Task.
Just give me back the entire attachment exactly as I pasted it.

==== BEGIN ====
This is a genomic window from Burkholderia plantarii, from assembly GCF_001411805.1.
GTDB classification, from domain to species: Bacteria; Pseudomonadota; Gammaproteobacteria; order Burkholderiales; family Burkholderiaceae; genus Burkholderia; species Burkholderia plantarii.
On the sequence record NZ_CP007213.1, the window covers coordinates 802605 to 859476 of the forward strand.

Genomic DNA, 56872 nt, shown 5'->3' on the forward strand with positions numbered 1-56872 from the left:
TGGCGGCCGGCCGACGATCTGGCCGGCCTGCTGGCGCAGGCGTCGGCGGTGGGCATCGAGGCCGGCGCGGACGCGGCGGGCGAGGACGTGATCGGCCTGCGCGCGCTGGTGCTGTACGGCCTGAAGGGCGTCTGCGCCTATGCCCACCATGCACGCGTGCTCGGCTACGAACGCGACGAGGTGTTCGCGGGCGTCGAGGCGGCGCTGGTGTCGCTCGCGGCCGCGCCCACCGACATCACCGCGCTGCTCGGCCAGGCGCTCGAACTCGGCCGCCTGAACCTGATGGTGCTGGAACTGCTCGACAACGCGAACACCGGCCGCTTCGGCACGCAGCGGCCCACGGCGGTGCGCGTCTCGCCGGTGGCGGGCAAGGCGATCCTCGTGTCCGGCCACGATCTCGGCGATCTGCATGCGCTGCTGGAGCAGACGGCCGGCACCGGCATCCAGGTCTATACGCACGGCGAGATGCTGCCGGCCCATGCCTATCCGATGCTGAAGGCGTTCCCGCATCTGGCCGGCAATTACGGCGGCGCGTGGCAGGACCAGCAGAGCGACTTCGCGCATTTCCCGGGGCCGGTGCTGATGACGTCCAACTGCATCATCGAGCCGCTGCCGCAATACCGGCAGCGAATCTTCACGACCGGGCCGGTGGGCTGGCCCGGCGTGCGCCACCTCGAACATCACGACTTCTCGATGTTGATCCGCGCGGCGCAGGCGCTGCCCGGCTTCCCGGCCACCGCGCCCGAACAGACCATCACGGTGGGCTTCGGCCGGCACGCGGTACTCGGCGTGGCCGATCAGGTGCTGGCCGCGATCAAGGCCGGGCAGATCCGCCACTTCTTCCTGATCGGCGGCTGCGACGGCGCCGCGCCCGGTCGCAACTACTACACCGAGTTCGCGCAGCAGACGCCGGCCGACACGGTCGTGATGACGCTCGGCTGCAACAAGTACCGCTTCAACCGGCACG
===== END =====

This is a genomic window from Burkholderia plantarii, from assembly GCF_001411805.1.
GTDB classification, from domain to species: Bacteria; Pseudomonadota; Gammaproteobacteria; order Burkholderiales; family Burkholderiaceae; genus Burkholderia; species Burkholderia plantarii.
On the sequence record NZ_CP007213.1, the window covers coordinates 802605 to 859476 of the forward strand.

Genomic DNA, 56872 nt, shown 5'->3' on the forward strand with positions numbered 1-56872 from the left:
TGGCGGCCGGCCGACGATCTGGCCGGCCTGCTGGCGCAGGCGTCGGCGGTGGGCATCGAGGCCGGCGCGGACGCGGCGGGCGAGGACGTGATCGGCCTGCGCGCGCTGGTGCTGTACGGCCTGAAGGGCGTCTGCGCCTATGCCCACCATGCACGCGTGCTCGGCTACGAACGCGACGAGGTGTTCGCGGGCGTCGAGGCGGCGCTGGTGTCGCTCGCGGCCGCGCCCACCGACATCACCGCGCTGCTCGGCCAGGCGCTCGAACTCGGCCGCCTGAACCTGATGGTGCTGGAACTGCTCGACAACGCGAACACCGGCCGCTTCGGCACGCAGCGGCCCACGGCGGTGCGCGTCTCGCCGGTGGCGGGCAAGGCGATCCTCGTGTCCGGCCACGATCTCGGCGATCTGCATGCGCTGCTGGAGCAGACGGCCGGCACCGGCATCCAGGTCTATACGCACGGCGAGATGCTGCCGGCCCATGCCTATCCGATGCTGAAGGCGTTCCCGCATCTGGCCGGCAATTACGGCGGCGCGTGGCAGGACCAGCAGAGCGACTTCGCGCATTTCCCGGGGCCGGTGCTGATGACGTCCAACTGCATCATCGAGCCGCTGCCGCAATACCGGCAGCGAATCTTCACGACCGGGCCGGTGGGCTGGCCCGGCGTGCGCCACCTCGAACATCACGACTTCTCGATGTTGATCCGCGCGGCGCAGGCGCTGCCCGGCTTCCCGGCCACCGCGCCCGAACAGACCATCACGGTGGGCTTCGGCCGGCACGCGGTACTCGGCGTGGCCGATCAGGTGCTGGCCGCGATCAAGGCCGGGCAGATCCGCCACTTCTTCCTGATCGGCGGCTGCGACGGCGCCGCGCCCGGTCGCAACTACTACACCGAGTTCGCGCAGCAGACGCCGGCCGACACGGTCGTGATGACGCTCGGCTGCAACAAGTACCGCTTCAACCGGCACG